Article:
I just discovered that Penguin Publishing UK have opened their e-doors to unsolicited manuscripts until the end of October. Limited time only, etc.
This got me thinking about synopses. The process of writing one is torturous if you’re trying to write one for your own manuscript. Not so difficult – but should be the same process – when looking at someone else’s. This reader has looked at quite a few in her time.
Tell it to the kid
I gather the general idea is to tell it as though you were truncating the story for someone with the attention span of a few minutes. Tell it like you’d tell it to a child, and I don’t mean dumb it down. In my experience kids aren’t dumb: they just don’t have time for ‘boring’. You’ll need all your wiles and ways to engage them in … wait for it … the story.
Having said that, one approach is to start by asking yourself the Robert McKee Big Five:
- Whose story is it?
- What’s the story about? (the plot)
- What’s the central dramatic question?
- What’s the prize?/the price?
- Why should we care?
I’ve heard people argue that McKee writes primarily about screenwriting, so what would he know about literature? But even the most internal, prosaic literature still needs a backbone, and understanding how plot works can only add to your arsenal. (Not only that, but plenty of screenwriters kick some real prose butt when it comes to words on page.)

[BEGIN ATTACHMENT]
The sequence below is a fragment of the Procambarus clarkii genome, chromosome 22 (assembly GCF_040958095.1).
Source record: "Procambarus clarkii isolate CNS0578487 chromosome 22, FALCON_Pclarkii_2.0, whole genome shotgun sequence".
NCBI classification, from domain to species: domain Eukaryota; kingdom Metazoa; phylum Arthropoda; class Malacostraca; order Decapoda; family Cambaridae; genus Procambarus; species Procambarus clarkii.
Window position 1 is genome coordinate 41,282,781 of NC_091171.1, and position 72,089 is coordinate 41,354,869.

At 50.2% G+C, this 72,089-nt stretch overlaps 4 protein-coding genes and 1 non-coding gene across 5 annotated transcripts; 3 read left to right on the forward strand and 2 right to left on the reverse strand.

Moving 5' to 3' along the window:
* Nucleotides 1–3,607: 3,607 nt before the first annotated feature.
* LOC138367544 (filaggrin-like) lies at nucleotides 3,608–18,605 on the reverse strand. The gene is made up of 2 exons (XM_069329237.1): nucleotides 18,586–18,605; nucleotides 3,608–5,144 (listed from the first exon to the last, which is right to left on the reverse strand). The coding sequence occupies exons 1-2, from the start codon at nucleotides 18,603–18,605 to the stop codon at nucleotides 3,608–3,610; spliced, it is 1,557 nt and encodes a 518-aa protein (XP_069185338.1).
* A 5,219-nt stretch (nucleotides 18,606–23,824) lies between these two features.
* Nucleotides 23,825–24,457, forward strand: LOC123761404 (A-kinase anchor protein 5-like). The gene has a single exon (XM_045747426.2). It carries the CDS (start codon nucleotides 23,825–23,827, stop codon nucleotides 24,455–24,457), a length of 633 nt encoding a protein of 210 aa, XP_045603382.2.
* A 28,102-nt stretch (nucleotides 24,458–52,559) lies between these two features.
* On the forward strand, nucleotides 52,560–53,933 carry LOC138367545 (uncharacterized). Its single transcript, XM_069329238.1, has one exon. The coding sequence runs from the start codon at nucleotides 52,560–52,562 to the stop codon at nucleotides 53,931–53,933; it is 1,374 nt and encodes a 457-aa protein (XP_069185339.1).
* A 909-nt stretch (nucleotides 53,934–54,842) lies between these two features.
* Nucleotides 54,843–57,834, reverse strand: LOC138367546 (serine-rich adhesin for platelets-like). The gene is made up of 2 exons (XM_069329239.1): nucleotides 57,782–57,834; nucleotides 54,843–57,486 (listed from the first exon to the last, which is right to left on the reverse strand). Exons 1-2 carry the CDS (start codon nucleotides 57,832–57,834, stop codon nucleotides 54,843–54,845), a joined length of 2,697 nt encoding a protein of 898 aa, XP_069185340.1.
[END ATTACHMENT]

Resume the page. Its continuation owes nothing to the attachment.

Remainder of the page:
I particularly like the final question: Why should we care? (Ms11’s mantra.) Because this is where it gets fun.
This is where prose matters. This is where themes and the world of ideas matter. This is where character matters, and it gets personal. It’s where you get to answer all those Big Questions about Life, the Universe and Things That Matter. Because, after all, why else do we read if not to engage with these questions from time to time?
On a podcast from the ABC’s The Book Show (broadcasting from the Melbourne Writers Festival), Val McDermid and Ramona Koval were chewing over the question of whether crime fiction has become more literary in the past decade. McDermid says (full transcript here):
I think in a funny kind of way what made it change was what happened to literary fiction. Certainly in the UK and in Europe and to a degree in America in the 1980s critical theory became very important in the world of literature, and it seems that literary novelists were more interested in the theory of writing rather than actually engaging with readers, and they lost the sense of telling stories that had a beginning and a middle and an end. […] So when literary novels became the repository of something other than telling stories, the storytellers among us had to go someplace else, and genre fiction offered the perfect escape, if you like, for would-be writers who wanted to write proper stories.
And the rest of us? We might like to try our hand at writing a synopsis.